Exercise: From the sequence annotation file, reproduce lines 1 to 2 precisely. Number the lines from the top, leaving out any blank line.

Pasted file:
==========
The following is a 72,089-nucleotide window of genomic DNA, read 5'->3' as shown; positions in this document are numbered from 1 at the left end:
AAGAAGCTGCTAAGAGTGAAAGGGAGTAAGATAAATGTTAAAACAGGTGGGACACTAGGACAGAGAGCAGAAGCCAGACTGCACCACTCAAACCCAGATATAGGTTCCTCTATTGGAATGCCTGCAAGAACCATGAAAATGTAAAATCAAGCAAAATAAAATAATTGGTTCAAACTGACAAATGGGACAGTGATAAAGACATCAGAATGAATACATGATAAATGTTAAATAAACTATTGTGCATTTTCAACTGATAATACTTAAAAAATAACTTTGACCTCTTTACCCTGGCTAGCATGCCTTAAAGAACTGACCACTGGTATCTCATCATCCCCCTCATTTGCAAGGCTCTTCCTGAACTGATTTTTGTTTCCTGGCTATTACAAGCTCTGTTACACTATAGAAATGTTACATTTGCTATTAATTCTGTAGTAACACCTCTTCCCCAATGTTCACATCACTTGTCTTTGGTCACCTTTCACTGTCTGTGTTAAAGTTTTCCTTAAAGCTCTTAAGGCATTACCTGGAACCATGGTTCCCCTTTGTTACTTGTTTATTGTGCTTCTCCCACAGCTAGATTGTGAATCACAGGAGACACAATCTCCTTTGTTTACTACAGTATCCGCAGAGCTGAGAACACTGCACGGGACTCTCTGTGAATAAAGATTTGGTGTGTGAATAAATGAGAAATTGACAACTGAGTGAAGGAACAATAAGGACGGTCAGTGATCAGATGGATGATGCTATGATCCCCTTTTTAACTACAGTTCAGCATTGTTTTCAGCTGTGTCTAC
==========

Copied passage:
The following is a 72,089-nucleotide window of genomic DNA, read 5'->3' as shown; positions in this document are numbered from 1 at the left end:
AAGAAGCTGCTAAGAGTGAAAGGGAGTAAGATAAATGTTAAAACAGGTGGGACACTAGGACAGAGAGCAGAAGCCAGACTGCACCACTCAAACCCAGATATAGGTTCCTCTATTGGAATGCCTGCAAGAACCATGAAAATGTAAAATCAAGCAAAATAAAATAATTGGTTCAAACTGACAAATGGGACAGTGATAAAGACATCAGAATGAATACATGATAAATGTTAAATAAACTATTGTGCATTTTCAACTGATAATACTTAAAAAATAACTTTGACCTCTTTACCCTGGCTAGCATGCCTTAAAGAACTGACCACTGGTATCTCATCATCCCCCTCATTTGCAAGGCTCTTCCTGAACTGATTTTTGTTTCCTGGCTATTACAAGCTCTGTTACACTATAGAAATGTTACATTTGCTATTAATTCTGTAGTAACACCTCTTCCCCAATGTTCACATCACTTGTCTTTGGTCACCTTTCACTGTCTGTGTTAAAGTTTTCCTTAAAGCTCTTAAGGCATTACCTGGAACCATGGTTCCCCTTTGTTACTTGTTTATTGTGCTTCTCCCACAGCTAGATTGTGAATCACAGGAGACACAATCTCCTTTGTTTACTACAGTATCCGCAGAGCTGAGAACACTGCACGGGACTCTCTGTGAATAAAGATTTGGTGTGTGAATAAATGAGAAATTGACAACTGAGTGAAGGAACAATAAGGACGGTCAGTGATCAGATGGATGATGCTATGATCCCCTTTTTAACTACAGTTCAGCATTGTTTTCAGCTGTGTCTAC